The whole case, therefore, hinges on the question whether there was substantial evidence before the administrative agency, considering the record as a whole, on the basis of which the agency could properly have found, as it did, that Della and Callaghan never entered into a common law marriage during the years prior to April 29, 1933.

 Della J. Hassett and Callaghan L. McSweeney met in 1928. At the time she was thirty-five; *fn2" he was thirty-two. *fn3" They were single and nubile. Neither suffered from any legal disability or physical impediment in the path of marriage. He had no friends or relatives in this country. She lived with a widowed sister and niece.

 The circumstances of how and when they commenced living together must be reconstructed in order to determine whether there is substantial evidence in the record as a whole to support the government's findings (1) that the relationship was illicit in its inception and (2) that Della has not adduced evidence to neutralize the inference that the meretriciousness continued and that she has failed to establish that Della and Callaghan ever entered into the covenant of marriage per verba de praesenti.

 When and How the Cohabitation Began4

 1. According to Della's application for survivor's insurance benefits (Exh. 2) and her "statement of marital relationship" (Exh. 3), both dated and filed December 19, 1962, ten days after Callaghan's death:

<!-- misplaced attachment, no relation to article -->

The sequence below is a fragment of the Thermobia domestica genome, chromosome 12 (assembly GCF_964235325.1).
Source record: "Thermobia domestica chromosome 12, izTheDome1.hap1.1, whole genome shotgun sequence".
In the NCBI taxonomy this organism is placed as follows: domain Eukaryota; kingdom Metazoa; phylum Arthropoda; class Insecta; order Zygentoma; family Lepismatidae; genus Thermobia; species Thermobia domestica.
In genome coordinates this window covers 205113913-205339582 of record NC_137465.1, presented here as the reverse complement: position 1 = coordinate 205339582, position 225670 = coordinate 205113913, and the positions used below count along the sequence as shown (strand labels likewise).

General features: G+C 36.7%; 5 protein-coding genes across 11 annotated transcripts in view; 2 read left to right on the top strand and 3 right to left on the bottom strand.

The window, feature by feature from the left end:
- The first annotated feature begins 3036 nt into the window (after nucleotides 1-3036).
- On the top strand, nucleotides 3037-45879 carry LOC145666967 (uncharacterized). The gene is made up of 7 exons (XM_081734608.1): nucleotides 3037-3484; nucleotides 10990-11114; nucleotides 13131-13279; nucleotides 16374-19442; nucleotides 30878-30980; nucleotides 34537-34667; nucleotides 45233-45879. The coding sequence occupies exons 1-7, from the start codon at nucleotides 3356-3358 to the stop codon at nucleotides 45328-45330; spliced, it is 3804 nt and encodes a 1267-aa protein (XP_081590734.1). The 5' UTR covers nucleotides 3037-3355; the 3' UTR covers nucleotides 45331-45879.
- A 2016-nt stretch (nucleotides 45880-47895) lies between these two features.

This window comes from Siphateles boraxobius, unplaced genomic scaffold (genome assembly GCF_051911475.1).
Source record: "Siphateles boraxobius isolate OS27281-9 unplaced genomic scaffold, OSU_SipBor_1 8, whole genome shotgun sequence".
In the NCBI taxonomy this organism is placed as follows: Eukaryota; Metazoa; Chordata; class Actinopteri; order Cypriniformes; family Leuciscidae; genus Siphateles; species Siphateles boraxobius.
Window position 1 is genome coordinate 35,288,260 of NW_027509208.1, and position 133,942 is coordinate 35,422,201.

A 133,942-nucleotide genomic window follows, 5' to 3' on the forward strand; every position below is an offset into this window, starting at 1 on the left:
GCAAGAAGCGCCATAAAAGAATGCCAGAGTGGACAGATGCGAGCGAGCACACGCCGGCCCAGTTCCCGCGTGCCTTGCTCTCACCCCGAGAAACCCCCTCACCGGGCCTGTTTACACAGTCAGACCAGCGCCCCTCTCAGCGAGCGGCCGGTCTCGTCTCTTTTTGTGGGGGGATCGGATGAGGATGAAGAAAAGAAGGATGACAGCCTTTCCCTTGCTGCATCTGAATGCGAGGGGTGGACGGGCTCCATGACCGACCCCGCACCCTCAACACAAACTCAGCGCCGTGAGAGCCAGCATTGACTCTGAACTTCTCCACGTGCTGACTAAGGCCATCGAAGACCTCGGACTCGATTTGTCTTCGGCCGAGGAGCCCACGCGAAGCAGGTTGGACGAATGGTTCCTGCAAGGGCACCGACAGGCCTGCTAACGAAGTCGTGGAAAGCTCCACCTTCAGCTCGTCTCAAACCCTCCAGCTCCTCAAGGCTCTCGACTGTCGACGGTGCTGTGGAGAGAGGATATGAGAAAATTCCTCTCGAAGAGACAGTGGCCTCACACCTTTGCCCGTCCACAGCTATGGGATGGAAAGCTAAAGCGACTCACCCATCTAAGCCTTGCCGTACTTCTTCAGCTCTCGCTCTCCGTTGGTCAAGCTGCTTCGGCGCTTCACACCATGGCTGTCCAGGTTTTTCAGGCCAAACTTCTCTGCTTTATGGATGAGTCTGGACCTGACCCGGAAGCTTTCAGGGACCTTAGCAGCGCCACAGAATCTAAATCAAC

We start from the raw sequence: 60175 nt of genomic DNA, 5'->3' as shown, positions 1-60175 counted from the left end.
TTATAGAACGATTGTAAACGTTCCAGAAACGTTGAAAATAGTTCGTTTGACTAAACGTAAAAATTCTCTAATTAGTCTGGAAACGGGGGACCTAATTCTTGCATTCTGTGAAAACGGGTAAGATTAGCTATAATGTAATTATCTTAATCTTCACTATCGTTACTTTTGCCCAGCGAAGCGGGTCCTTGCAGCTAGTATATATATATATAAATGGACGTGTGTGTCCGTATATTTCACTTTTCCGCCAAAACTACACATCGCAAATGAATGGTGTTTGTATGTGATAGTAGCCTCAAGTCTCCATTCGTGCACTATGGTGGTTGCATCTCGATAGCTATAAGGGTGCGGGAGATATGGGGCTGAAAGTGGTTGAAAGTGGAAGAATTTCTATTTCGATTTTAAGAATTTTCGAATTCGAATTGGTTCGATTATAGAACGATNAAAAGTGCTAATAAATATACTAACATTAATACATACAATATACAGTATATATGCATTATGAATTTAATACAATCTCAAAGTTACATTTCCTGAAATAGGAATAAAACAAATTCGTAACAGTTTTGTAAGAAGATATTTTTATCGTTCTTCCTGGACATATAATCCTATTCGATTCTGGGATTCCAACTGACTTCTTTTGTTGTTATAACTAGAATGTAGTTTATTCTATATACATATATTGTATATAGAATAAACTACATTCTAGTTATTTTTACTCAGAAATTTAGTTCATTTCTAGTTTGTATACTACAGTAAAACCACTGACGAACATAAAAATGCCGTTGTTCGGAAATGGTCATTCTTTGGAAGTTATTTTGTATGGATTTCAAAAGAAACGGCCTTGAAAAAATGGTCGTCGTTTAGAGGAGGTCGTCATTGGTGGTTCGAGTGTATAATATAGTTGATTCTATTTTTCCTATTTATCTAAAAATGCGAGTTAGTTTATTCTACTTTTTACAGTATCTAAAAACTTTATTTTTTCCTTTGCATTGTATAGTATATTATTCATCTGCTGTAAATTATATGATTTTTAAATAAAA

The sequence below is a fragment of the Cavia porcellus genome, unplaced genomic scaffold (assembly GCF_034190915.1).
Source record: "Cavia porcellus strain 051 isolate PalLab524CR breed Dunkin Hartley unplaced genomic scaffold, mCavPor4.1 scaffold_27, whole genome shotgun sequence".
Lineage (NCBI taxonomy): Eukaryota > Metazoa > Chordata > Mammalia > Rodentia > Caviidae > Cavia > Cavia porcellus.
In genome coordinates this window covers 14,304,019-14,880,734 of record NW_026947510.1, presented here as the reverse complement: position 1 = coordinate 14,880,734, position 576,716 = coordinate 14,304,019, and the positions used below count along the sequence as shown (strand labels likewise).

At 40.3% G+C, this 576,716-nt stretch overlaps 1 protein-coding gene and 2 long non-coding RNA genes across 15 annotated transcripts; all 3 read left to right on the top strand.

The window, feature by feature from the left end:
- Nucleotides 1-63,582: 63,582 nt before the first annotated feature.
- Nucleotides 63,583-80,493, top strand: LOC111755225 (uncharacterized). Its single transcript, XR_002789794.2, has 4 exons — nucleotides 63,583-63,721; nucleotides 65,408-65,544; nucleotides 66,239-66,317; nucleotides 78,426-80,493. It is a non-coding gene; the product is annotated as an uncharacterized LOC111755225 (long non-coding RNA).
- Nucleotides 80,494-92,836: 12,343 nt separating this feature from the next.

In response to question [1(a)] in Exhibit 3, "When did you begin living together?," she answered "April 1931" and that they lived "together continuously since that time." However, in answering question [2(b)] in Exhibit 3, "Where have you lived together and for what periods of time?," she answered, "From 4/28 to 12/62." *fn5"

 In response to question 8 in Exhibit 2, she said she married Callaghan in "April 1931" and that the marriage was "common-law."

 In response to specific questions in Exhibit 3, she answered that she had an understanding as to their relationship when they began living together; that, as to their living together, "We loved [one] another and would be man and wife"; "we would live together for the rest of our lives."

 2. According to Della's application for a lump-sum death payment (Exh. 5), dated and filed February 6, 1963:

 In response to question 9, she replied that Callaghan married her in April 1931. Under the heading, "Remarks," she said: "Mr. McSweeney and I never went through a marriage ceremony. We have been living in common-law relationship since 1931." *fn6"

 3. According to Della's undated "Statement Of Claimant" (Exh. 17), she declared (125):

 "I and Callahan [sic] McSweeney began living together as husband and wife in April 1928. * * * we became husband and wife in 1928." *fn7"

 4. According to Della's "Statement Of Claimant" (Exh. 18), dated February 20, 1963 (127-130), she and Callaghan "began living together in 1928" (127). As to "1931", she said: "The interviewer who spoke to me originally must have misunderstood. I never said 1931." (127). *fn8"

 5. According to Della's letter of June 11, 1963 (Exh. 7), she and Callaghan "lived and worked ...